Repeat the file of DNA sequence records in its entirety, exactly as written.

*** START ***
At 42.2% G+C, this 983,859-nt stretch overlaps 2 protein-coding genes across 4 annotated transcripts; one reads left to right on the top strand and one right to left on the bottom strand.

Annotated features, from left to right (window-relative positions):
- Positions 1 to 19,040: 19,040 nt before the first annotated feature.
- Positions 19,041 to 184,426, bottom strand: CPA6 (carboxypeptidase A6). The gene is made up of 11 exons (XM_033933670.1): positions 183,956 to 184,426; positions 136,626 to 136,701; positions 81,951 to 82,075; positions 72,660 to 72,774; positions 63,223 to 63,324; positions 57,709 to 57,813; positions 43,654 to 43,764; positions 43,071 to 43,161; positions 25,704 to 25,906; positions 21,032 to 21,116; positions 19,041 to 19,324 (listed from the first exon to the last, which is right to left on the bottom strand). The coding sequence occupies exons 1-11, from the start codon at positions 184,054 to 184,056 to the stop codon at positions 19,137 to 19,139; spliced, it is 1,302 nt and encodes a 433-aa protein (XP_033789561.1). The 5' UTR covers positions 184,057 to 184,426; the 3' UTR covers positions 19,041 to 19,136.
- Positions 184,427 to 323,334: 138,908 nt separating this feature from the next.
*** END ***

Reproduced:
At 42.2% G+C, this 983,859-nt stretch overlaps 2 protein-coding genes across 4 annotated transcripts; one reads left to right on the top strand and one right to left on the bottom strand.

Annotated features, from left to right (window-relative positions):
- Positions 1 to 19,040: 19,040 nt before the first annotated feature.
- Positions 19,041 to 184,426, bottom strand: CPA6 (carboxypeptidase A6). The gene is made up of 11 exons (XM_033933670.1): positions 183,956 to 184,426; positions 136,626 to 136,701; positions 81,951 to 82,075; positions 72,660 to 72,774; positions 63,223 to 63,324; positions 57,709 to 57,813; positions 43,654 to 43,764; positions 43,071 to 43,161; positions 25,704 to 25,906; positions 21,032 to 21,116; positions 19,041 to 19,324 (listed from the first exon to the last, which is right to left on the bottom strand). The coding sequence occupies exons 1-11, from the start codon at positions 184,054 to 184,056 to the stop codon at positions 19,137 to 19,139; spliced, it is 1,302 nt and encodes a 433-aa protein (XP_033789561.1). The 5' UTR covers positions 184,057 to 184,426; the 3' UTR covers positions 19,041 to 19,136.
- Positions 184,427 to 323,334: 138,908 nt separating this feature from the next.